Breaking the taboo – the boom in gay manga in Japan

Homosexuality is a taboo subject in Japan. But in the huge manga industry, stories about love between boys or men have been thriving for years. These, in turn, are mainly read by women. Because gender also creates alternative archetypes of masculinity.

When Chika Tsuda saw one of these manga for the first time, she was shocked. The history teacher still remembers it vividly today: “I was thirteen years old and in the afternoon I was browsing through a magazine with all kinds of stories. Suddenly there were two characters of semi-naked men kissing!” At the time, the 41-year-old barely knew anything about sex. “Then two more boys!”

The story that embarrassed teen Chika went something like this: two teenage boys with round eyes and cute faces typical of Japanese comics play baseball. But then they found their bodies more exciting than a bat and a ball and suddenly a spectacle of touch began. Bare skin, sexually aroused, in an innocent natural mood.

BL is not child sexual abuse

What was somewhat obscure three decades ago and had no known name in the mainstream is now a popular genre in the massive anime and manga market. It’s called BL, short for Anglicism for “boys’ love”: the subject does not consider children’s inclinations because the characters are drawn and their age is often difficult to determine. And this type of literature is now so popular in Japan that anyone who visits a well-stocked bookstore will almost always find a shelf with these two Latin letters: “BL”.

Similar works have appeared in China, Taiwan, and South Korea for some time. German publisher Fire Angels specializes in BL manga for German-speaking countries. And in Thailand, which has been heavily influenced by Japanese pop culture, the TV series “2gether” about two teenagers who fall in love has become so popular at the start of the epidemic that it is now also shown on Japanese television.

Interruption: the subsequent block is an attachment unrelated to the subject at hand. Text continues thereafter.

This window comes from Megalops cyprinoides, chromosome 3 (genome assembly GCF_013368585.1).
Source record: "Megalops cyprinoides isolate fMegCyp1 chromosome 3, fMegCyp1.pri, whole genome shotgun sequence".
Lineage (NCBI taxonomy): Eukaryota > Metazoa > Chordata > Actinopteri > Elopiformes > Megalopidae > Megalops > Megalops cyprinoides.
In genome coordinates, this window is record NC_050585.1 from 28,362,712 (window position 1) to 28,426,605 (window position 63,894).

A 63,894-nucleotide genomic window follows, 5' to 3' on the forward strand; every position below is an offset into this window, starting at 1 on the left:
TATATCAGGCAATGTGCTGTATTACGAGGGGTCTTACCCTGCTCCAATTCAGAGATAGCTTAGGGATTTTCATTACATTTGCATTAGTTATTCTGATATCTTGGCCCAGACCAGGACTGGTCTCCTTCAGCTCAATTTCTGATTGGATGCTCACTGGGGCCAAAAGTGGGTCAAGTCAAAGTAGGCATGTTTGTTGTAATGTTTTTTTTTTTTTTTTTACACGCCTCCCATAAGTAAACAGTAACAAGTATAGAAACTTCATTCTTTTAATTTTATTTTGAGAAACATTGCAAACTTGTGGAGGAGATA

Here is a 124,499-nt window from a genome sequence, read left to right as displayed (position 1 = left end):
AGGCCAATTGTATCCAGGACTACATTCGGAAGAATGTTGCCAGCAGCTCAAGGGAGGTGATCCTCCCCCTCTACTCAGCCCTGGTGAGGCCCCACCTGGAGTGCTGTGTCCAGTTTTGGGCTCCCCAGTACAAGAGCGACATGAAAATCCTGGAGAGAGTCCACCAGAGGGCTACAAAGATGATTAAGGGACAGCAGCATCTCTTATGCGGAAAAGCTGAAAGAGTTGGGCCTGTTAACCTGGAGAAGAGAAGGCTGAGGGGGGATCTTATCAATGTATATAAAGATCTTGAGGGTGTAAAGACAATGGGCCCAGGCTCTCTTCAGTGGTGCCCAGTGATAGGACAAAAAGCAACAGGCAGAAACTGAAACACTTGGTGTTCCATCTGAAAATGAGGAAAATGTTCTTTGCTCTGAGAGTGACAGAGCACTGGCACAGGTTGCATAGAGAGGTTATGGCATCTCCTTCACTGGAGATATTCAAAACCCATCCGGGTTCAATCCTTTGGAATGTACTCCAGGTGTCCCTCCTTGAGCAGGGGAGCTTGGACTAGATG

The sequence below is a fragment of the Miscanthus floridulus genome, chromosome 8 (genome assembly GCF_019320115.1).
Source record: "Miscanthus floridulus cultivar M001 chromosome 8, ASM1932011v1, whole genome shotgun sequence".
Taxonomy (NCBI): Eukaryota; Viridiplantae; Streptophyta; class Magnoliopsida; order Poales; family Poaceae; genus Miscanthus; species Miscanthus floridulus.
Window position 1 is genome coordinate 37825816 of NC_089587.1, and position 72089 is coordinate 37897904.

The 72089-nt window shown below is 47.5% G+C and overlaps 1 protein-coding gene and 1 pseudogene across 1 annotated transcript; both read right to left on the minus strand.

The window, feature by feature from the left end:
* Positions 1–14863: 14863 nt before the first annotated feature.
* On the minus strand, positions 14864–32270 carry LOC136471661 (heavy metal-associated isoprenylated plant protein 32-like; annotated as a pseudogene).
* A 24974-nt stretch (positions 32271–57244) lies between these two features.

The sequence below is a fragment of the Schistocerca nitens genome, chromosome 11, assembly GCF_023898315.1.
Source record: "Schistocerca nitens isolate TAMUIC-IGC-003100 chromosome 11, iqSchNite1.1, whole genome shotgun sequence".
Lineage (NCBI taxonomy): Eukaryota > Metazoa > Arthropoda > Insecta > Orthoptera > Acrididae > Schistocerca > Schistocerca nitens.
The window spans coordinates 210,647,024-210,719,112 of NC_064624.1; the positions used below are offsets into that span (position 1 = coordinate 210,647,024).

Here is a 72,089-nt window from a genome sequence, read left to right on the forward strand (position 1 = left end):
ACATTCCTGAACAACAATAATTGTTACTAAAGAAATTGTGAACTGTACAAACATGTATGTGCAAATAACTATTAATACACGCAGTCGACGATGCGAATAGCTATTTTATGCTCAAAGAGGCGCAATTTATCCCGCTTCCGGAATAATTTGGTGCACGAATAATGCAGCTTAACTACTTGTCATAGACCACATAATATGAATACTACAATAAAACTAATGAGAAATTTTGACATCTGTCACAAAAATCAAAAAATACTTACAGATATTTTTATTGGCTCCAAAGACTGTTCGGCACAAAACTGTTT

What is the magic when male characters develop a sexual interest in each other? This question arises in Japan in particular. Japan has practically no exit culture. When the Olympics rose in Tokyo last summer, gay athletes competed more than ever. However, there was not a single Japanese among the approximately 200 athletes.

“Our society really doesn’t appreciate homosexuality,” Chika Tsuda says after working in her apartment in Kobe, western Japan. “We are a male-dominated society.” By which you mean: a society in which the well-established notion of masculinity is still clearly defined today: strong men who work in a company until late into the evening and have a wife at home who runs the house.

In Japanese reality, there is hardly any room for alternatives. Japan is also the only G7 country that does not recognize same-sex marriage. Anyone who does not bow down is considered an intruder quickly.

soft masculinity

It can relax the situation. “I think fewer and fewer people identify themselves in this traditional image,” says Tsuda, looking into the nursery where her son, who is just starting puberty, is sleeping. “When you are exposed to different images of gender roles and masculinity, you also become open to more lifestyles,” says the teacher.